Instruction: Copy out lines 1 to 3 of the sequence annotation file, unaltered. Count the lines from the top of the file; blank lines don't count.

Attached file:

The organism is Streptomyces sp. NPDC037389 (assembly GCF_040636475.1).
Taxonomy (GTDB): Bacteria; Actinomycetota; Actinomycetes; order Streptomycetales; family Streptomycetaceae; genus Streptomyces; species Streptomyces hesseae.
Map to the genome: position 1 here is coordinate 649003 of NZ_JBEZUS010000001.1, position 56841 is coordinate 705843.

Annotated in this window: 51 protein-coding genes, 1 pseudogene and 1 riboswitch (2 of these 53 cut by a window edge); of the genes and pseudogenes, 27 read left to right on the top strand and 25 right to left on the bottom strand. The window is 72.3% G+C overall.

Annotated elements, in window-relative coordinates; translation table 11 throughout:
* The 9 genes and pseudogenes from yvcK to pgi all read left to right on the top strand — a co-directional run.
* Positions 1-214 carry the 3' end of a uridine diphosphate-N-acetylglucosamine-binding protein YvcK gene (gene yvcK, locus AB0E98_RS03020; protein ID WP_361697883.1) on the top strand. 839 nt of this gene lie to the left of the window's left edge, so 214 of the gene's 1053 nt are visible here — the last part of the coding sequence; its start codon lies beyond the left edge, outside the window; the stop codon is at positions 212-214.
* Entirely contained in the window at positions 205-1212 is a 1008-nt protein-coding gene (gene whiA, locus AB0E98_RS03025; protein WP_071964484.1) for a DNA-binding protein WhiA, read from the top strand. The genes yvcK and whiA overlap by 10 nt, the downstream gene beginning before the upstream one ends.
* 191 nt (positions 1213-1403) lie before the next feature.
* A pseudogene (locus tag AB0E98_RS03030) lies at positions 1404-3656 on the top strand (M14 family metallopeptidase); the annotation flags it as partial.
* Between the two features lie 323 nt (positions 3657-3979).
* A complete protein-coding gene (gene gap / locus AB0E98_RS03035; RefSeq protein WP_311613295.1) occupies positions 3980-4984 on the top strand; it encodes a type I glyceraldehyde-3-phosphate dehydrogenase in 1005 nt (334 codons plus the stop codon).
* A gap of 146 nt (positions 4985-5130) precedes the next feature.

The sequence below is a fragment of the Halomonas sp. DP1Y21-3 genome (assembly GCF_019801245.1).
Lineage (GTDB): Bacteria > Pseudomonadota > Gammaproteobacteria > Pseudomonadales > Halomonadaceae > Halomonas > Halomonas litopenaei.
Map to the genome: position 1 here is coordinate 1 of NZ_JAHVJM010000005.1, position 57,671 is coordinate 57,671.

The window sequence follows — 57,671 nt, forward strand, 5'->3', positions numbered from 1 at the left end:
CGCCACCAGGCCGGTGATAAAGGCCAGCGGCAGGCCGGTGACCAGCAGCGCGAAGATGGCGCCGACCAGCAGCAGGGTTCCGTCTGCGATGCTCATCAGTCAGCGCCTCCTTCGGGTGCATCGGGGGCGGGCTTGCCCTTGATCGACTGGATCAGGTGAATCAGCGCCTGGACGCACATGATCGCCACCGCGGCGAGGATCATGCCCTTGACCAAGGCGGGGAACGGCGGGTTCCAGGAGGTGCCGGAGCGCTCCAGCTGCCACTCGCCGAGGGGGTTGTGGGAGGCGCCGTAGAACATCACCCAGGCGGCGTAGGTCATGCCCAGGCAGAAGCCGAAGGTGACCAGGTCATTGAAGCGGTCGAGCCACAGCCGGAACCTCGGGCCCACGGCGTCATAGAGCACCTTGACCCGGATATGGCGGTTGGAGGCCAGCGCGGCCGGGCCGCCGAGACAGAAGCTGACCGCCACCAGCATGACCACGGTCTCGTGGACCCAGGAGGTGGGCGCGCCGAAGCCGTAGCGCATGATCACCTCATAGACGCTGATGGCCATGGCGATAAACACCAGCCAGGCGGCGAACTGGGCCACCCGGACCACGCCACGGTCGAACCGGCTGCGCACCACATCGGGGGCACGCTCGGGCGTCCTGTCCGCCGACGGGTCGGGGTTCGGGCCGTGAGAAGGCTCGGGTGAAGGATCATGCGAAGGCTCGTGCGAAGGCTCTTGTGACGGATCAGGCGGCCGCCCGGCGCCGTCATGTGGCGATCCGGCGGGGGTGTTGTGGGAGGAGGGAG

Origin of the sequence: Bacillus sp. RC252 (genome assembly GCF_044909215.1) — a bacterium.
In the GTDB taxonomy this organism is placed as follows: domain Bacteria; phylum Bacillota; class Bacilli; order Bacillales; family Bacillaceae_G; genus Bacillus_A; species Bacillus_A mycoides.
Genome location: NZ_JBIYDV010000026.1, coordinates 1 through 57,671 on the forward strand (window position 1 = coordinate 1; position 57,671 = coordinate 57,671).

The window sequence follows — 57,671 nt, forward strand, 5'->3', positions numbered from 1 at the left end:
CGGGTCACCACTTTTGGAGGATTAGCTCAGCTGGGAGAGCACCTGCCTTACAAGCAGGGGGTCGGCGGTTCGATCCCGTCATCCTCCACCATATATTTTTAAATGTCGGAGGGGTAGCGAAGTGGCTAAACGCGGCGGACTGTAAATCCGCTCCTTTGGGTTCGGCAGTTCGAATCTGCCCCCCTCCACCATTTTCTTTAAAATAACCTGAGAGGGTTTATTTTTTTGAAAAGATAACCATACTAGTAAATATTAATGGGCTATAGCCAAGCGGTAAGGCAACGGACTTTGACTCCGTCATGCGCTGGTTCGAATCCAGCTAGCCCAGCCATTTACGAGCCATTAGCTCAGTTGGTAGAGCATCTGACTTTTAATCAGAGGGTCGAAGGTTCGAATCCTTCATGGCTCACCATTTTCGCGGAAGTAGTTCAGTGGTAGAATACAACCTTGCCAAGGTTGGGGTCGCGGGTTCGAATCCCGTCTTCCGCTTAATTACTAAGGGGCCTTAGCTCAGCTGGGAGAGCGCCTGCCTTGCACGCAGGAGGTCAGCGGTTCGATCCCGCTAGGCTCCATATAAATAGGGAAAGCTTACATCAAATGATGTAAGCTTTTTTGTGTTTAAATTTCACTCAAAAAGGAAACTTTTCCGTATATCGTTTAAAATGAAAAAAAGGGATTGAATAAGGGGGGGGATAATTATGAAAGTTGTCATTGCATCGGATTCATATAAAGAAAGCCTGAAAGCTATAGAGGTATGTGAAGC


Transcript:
The organism is Streptomyces sp. NPDC037389 (assembly GCF_040636475.1).
Taxonomy (GTDB): Bacteria; Actinomycetota; Actinomycetes; order Streptomycetales; family Streptomycetaceae; genus Streptomyces; species Streptomyces hesseae.
Map to the genome: position 1 here is coordinate 649003 of NZ_JBEZUS010000001.1, position 56841 is coordinate 705843.